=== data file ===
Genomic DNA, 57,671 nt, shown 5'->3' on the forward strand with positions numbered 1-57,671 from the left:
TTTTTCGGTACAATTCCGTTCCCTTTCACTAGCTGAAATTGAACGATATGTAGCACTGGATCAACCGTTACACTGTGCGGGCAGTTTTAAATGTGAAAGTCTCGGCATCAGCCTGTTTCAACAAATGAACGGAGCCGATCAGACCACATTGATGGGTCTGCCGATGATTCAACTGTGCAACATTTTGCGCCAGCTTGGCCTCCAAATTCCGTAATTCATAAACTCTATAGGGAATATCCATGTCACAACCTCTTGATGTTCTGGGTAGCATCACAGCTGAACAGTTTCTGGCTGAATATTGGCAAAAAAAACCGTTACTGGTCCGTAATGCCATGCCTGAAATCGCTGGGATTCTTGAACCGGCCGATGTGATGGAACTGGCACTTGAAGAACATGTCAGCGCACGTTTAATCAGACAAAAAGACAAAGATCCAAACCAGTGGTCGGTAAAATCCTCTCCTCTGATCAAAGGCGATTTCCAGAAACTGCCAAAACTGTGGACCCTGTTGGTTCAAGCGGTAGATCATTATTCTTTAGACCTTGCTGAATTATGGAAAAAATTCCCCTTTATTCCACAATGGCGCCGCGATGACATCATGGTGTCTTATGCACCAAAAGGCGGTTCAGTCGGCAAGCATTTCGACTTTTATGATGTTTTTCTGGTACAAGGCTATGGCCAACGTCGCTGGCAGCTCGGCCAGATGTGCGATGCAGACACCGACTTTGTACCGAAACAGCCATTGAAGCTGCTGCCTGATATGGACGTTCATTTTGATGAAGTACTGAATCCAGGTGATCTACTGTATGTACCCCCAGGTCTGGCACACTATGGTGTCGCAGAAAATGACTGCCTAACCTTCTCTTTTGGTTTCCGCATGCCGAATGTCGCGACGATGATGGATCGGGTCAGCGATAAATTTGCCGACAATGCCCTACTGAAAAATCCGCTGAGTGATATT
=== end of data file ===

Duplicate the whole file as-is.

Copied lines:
Genomic DNA, 57,671 nt, shown 5'->3' on the forward strand with positions numbered 1-57,671 from the left:
TTTTTCGGTACAATTCCGTTCCCTTTCACTAGCTGAAATTGAACGATATGTAGCACTGGATCAACCGTTACACTGTGCGGGCAGTTTTAAATGTGAAAGTCTCGGCATCAGCCTGTTTCAACAAATGAACGGAGCCGATCAGACCACATTGATGGGTCTGCCGATGATTCAACTGTGCAACATTTTGCGCCAGCTTGGCCTCCAAATTCCGTAATTCATAAACTCTATAGGGAATATCCATGTCACAACCTCTTGATGTTCTGGGTAGCATCACAGCTGAACAGTTTCTGGCTGAATATTGGCAAAAAAAACCGTTACTGGTCCGTAATGCCATGCCTGAAATCGCTGGGATTCTTGAACCGGCCGATGTGATGGAACTGGCACTTGAAGAACATGTCAGCGCACGTTTAATCAGACAAAAAGACAAAGATCCAAACCAGTGGTCGGTAAAATCCTCTCCTCTGATCAAAGGCGATTTCCAGAAACTGCCAAAACTGTGGACCCTGTTGGTTCAAGCGGTAGATCATTATTCTTTAGACCTTGCTGAATTATGGAAAAAATTCCCCTTTATTCCACAATGGCGCCGCGATGACATCATGGTGTCTTATGCACCAAAAGGCGGTTCAGTCGGCAAGCATTTCGACTTTTATGATGTTTTTCTGGTACAAGGCTATGGCCAACGTCGCTGGCAGCTCGGCCAGATGTGCGATGCAGACACCGACTTTGTACCGAAACAGCCATTGAAGCTGCTGCCTGATATGGACGTTCATTTTGATGAAGTACTGAATCCAGGTGATCTACTGTATGTACCCCCAGGTCTGGCACACTATGGTGTCGCAGAAAATGACTGCCTAACCTTCTCTTTTGGTTTCCGCATGCCGAATGTCGCGACGATGATGGATCGGGTCAGCGATAAATTTGCCGACAATGCCCTACTGAAAAATCCGCTGAGTGATATT